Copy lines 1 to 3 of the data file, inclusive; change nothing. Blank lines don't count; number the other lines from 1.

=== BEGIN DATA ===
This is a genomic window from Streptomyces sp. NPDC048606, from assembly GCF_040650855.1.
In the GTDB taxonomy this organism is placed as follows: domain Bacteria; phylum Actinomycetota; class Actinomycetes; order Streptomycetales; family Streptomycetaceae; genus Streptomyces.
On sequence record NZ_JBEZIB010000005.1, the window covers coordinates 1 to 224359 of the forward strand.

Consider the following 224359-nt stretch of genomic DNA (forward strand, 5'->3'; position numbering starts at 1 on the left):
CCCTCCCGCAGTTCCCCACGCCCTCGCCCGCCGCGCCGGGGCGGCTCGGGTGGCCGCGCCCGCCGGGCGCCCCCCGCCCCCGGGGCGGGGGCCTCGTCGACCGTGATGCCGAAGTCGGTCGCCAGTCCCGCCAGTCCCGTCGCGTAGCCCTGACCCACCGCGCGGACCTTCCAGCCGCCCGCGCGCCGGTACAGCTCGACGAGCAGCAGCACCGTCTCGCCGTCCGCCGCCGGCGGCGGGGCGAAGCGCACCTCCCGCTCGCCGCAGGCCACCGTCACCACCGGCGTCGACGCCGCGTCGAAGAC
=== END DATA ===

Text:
This is a genomic window from Streptomyces sp. NPDC048606, from assembly GCF_040650855.1.
In the GTDB taxonomy this organism is placed as follows: domain Bacteria; phylum Actinomycetota; class Actinomycetes; order Streptomycetales; family Streptomycetaceae; genus Streptomyces.
On sequence record NZ_JBEZIB010000005.1, the window covers coordinates 1 to 224359 of the forward strand.